Memorial service for Prof Plaatjies-Van Huffel on 29 Mayhttp://www.sun.ac.za/english/Lists/news/DispForm.aspx?ID=7388Memorial service for Prof Plaatjies-Van Huffel on 29 MayMarita Snyman<p>​<a href="/english/PublishingImages/Lists/dualnews/My%20Items%20View/Memorial%20service%20MAP.jpg"><img class="ms-asset-icon ms-rtePosition-4" src="/_layouts/15/images/icjpg.gif" alt="" />Memorial service MAP.jpg</a><br></p>
SA not yet healed from frozen traumahttp://www.sun.ac.za/english/Lists/news/DispForm.aspx?ID=6486SA not yet healed from frozen traumaCorporate Communication / Korporatiewe Kommunikasie [Alec Basson]<p>​​We cannot afford to continue to ignore the unfinished business of healing our nation and dealing with the frozen trauma.<br></p><p>This was one of the viewpoints of Prof Christo Thesnaar from the Department of Practical Theology and Missiology in the Faculty of Theology at Stellenbosch University (SU) on Wednesday (12 Jun 2019). He delivered his inaugural lecture on the topic <em>Divine discomfort: A relational encounter with multi-generational and multi-layered trauma</em>.<br></p><p>Thesnaar said South Africa is reaping the fruits of frozen and multi-generational and multi-layered trauma that has started to erupt in the country. He added that we have failed to deal with the trauma of the past.<br></p><p>“Domestic and intimate partner violence, violent crime, substance dependency, xenophobia, etc., all bear witness to a frozen trauma that has started to erupt. Persistent poverty, inequality and unemployment are clear indicators that we have neglected to attend to our frozen trauma."<img class="ms-rtePosition-2" alt="Teologie intree-8.jpg" src="/english/PublishingImages/Lists/dualnews/My%20Items%20View/Teologie%20intree-8.jpg" style="margin:5px;width:380px;" /><br></p><p>“In the lead-up to the 25th anniversary of the political settlement in South Africa, we have seen an increase in anger, violence and vengeance on all levels of our society regarding basic service delivery, poverty, education, economic freedom, and so forth.</p><p>“It is safe to say that for the most part of the 25 years, the state of the trauma in our country has been mainly suppressed by the transition process, the first democratic election, the Truth and Reconciliation Commission (TRC) process and the many political promises."<br></p><p>According to Thesnaar, the lack of implementation of the TRC recommendations by government, civil society and religious groupings and the failure to facilitate the past trauma have contributed to the eruption of the trauma. <br></p><p>“The failure to address socio-economic settlement in terms of economic justice, land reform, housing and employment, to name a few, has specifically contributed to the frozen trauma and the subsequent eruption thereof."<br></p><p>Thesnaar added that even though we went through a transformation (political change and new Constitution) and healing process (facilitated by the TRC) 25 years ago, there was no guarantee that it would be sufficient to deal with the decades of frozen trauma.<br></p><p>He said the lack of urgency by all role players to transform South Africa has increased divisions between rich and poor, different race groups, and leadership and the people.<br></p><p>“Poverty in the midst of opulence is inclined to wound a person, family, community and even a nation more than one can imagine. In this regard, unequal societies such as ours tend to generate more rage and outrage that turn inwards as well as to those intimate to the one that is traumatised."<br></p><p>Thesnaar said as a society we will need to embrace the values of <em>ubuntu</em> and mutual recognition to deal with the multi-generational and multi-layered trauma.</p><ul><li><strong>Main photo</strong>: A squatter camp in South Africa. (Credit: Wikimedia) </li><li><strong>Photo 1</strong>: Profs Reggie Nel, Dean of SU's Faculty of Theology, Christo Thesnaar and Stan du Plessis, SU's Chief Operating Officer at the inaugural lecture. <strong>Photographer</strong>: Anton Jordaan</li></ul><p><br> </p><br><br><br><br>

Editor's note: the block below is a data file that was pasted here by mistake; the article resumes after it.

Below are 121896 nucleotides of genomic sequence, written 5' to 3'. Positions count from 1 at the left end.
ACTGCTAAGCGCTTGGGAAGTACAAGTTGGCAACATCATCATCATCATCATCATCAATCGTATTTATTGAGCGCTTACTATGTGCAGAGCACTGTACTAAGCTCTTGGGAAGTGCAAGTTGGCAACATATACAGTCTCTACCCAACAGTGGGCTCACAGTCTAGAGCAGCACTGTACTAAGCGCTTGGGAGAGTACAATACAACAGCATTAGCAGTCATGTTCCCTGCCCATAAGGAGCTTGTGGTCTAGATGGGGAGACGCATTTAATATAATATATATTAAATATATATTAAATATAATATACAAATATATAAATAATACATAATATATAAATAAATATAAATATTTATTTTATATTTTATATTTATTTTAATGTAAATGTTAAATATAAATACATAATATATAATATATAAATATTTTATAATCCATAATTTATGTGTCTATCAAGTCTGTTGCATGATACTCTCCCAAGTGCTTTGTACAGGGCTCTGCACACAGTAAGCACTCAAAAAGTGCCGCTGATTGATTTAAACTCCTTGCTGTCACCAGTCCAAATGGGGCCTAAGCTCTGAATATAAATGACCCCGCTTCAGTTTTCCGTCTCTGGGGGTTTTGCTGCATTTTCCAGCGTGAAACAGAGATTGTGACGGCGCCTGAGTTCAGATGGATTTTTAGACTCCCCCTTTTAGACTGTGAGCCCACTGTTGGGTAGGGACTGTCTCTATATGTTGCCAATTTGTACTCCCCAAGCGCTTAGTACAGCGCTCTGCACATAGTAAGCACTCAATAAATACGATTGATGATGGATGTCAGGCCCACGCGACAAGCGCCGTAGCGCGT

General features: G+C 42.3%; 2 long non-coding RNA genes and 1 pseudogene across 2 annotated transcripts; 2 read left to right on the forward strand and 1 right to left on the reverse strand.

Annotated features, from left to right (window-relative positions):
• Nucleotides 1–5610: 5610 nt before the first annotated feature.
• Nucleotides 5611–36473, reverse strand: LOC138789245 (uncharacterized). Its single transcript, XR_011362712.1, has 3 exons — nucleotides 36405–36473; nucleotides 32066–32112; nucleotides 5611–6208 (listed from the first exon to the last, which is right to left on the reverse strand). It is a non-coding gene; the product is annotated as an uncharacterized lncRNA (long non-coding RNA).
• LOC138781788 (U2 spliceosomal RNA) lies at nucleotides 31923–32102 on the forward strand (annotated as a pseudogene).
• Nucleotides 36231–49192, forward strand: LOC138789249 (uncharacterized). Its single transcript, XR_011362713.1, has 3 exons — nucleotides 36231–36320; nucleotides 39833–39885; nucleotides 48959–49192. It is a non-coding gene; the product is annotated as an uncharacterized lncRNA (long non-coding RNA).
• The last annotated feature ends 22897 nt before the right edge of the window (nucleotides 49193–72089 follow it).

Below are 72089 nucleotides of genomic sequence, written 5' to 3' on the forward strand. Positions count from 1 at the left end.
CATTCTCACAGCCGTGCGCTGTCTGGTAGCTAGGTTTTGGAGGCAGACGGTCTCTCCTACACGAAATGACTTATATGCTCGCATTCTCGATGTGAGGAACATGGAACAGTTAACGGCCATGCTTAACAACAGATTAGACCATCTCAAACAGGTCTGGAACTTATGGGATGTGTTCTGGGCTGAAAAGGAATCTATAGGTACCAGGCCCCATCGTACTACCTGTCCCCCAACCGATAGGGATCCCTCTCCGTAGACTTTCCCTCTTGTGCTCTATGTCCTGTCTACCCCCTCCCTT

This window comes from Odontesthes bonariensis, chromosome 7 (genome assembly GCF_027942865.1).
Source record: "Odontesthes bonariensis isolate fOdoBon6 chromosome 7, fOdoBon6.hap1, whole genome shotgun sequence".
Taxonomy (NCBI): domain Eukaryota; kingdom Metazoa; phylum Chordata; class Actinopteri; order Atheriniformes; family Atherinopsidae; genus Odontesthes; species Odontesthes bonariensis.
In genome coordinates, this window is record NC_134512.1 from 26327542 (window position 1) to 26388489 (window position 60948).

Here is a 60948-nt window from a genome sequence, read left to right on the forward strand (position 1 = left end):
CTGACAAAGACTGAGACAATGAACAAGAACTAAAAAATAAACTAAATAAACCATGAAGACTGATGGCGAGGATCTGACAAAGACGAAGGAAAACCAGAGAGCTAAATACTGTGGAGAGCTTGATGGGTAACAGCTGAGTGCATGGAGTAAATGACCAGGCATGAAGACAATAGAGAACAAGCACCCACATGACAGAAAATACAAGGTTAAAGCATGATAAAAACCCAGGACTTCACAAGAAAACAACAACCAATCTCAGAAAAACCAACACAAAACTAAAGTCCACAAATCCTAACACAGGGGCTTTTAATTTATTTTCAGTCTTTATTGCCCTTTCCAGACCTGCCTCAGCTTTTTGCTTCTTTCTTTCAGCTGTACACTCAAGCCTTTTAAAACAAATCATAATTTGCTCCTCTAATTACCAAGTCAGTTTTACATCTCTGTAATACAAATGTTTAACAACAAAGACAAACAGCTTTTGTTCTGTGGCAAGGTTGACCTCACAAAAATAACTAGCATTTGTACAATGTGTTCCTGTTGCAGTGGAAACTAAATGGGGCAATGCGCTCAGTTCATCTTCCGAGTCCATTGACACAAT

Beyers Naudé Centre welcomes Rev Rineke van Ginkel, new coworker from the Netherlands http://www.sun.ac.za/english/Lists/news/DispForm.aspx?ID=4636Beyers Naudé Centre welcomes Rev Rineke van Ginkel, new coworker from the Netherlands Marita Snyman<p>Welcome Rineke! FLTR: Prof Dirkie Smit, outgoing Chair: BNC Board; Dr Dion Forster, incoming BNC Director; Mr Patrick Mengers, Rev Van Ginkel's husband; Rev Rineke Van Ginkel; Ms Marita Snyman, BNC Programme Coordinator; Rev Stephen Pedro, SKLAS Committee member; Dr Ntozakhe Cezula, Chair: SKLAS Committee</p>